The heart of great coaching lies in the use of powerful questions to create insight for a client, and this insight then opens up new possibilities for exploration. One of my gurus of coaching is Jenny Rogers, who wrote a book called Coaching Skills: A Handbook published in 2004. Jenny’s belief is that coaching involves being in a constant state of ambiguity as we help clients discover things that they do not yet know about themselves. Thus coaches must be comfortable that they do not know the answers, but know how to tap into the resources of their clients to find them.
One of the cornerstones of Jenny’s book is her list of Magic Questions. These questions have a few important characteristics that are worth sharing:
- They are content-free – they do not imply any knowledge of the challenge at hand and there for free of bias.
- They are short – leading to greater focus in the answers they elicit.
- They do not use the word “I” – the focus is on the other person and their own resourcefulness, showing trust.
- They progress naturally – they provide a smooth, guided process for resolving an issue.
When I review the questions, the other thing that strikes me is how applicable they are to the discipline of leadership. Leaders can use them to enhance the performance with their teams by drawing out the full capabilities and knowledge of their teams. When used properly they help a leader shift their stance from manager to coach, and increase the likelihood of creating a high performing team.
While there are 17 questions in Jenny’s complete list, here is a subset of Jenny’s questions that, when used effectively by a leader, will guide their team to greater success:
- What’s the issue? A simple question, but one that often has to be asked more than once. The key here is to guide the person you are working with to a concise summary of the challenge they are trying to address so that the solution can have a similar degree of focus.
- How important is this on a scale of 1-10? This really is an “off-ramp” question, in that if the answer is 6 or less there is a different form of coaching to be done about being focused on those things that can add the greatest value. However, when the answer is 7 or greater the question can also serve as a catalyst for action as your team member recognizes that there is significance to their work.
- Imagine this problem is solved. What would you see, hear and feel? To me, this is the most powerful of the questions when asked properly. The operative word is “imagine”. Your intent is to activate the imaginative side of your team member’s brain. You want to coax and probe with this question until your team member can vividly sense what solved looks like and feels like, painting a picture of being in the midst of their future solution. Having this vision will create a pull for them as they work to resolve the issue.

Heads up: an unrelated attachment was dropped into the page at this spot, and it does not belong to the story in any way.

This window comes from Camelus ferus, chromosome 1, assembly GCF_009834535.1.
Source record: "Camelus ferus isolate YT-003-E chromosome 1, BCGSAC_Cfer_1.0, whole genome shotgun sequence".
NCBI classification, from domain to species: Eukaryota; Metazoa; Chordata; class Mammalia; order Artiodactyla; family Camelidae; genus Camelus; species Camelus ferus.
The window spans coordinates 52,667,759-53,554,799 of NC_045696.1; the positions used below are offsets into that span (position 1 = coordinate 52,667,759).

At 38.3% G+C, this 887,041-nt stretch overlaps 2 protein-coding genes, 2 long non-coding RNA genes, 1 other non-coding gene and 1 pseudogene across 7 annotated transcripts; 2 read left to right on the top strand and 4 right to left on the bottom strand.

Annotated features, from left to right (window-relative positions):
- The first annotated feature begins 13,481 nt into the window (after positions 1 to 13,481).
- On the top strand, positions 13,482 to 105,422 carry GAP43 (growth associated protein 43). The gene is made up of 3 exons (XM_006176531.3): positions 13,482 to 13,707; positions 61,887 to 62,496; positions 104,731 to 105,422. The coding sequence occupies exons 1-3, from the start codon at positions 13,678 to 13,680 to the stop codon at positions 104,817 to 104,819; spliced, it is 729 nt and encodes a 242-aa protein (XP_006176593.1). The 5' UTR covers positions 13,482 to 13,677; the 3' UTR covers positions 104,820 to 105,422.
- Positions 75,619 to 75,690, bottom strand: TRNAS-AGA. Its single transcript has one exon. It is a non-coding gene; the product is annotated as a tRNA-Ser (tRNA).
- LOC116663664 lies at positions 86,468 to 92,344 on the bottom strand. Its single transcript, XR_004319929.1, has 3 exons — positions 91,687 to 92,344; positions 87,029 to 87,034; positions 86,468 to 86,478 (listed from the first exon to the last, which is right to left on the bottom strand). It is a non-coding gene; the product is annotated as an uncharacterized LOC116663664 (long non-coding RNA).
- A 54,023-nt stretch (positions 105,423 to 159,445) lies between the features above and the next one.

- What’s standing in the way of that ideal outcome? Time to get real. There are always obstacles. The issue is often clarity. Your job is to clear away the undergrowth surrounding the real issues by asking clarifying questions. By bringing them out into the open and gaining clarity of the key obstacles it will be easier for your team member to see ways past them.
- What are the options for action here? Another version of this question could be “What are the most important things you can do to resolve this issue?” In asking this question, think of evoking imagination again. Help your team member create a vision of the actions that will lead them past the obstacles to the overall solution they vividly described in question 3 above. The combination of the imaginative and the logical parts of our brain is extremely powerful. If you can draw them together for your team member great things will happen!
- So what’s the first step? This question is about the present. A vision has been formed, the options and steps to get there have been contemplated and sorted through. Now it is time to ask our team member to bring the whole scenario back to the first thing they are going to do to make this a reality. Action only happens in the present, so we need to create thoughts about what can be acted on now!
- When will you take it? This is about commitment. We have helped our team member work through an entire plan right down to the first thing they are going to do. Now we’re asking them to state when it will happen. This makes it real and gives one last opportunity for them to review all of the questions, check in with themselves on whether they have it right and to say out loud when they will take action. Saying something is more powerful than thinking it, and as leaders we can use questions like this to create commitments.
Try them out! And when you do, it is important to remember to restrain any urge to add your experience and expertise to the solution. The goal here is to bring the best out of your team member, and you’ll do that best by asking powerful questions.
One last thought. What if you turned the power of these questions on yourself when you are facing a challenge? Could you use these as a self-guided approach to problem-solving? Sometimes we can get caught up in the fears and anxiety attached to challenges, and having a tool to fall back on will help us keep perspective!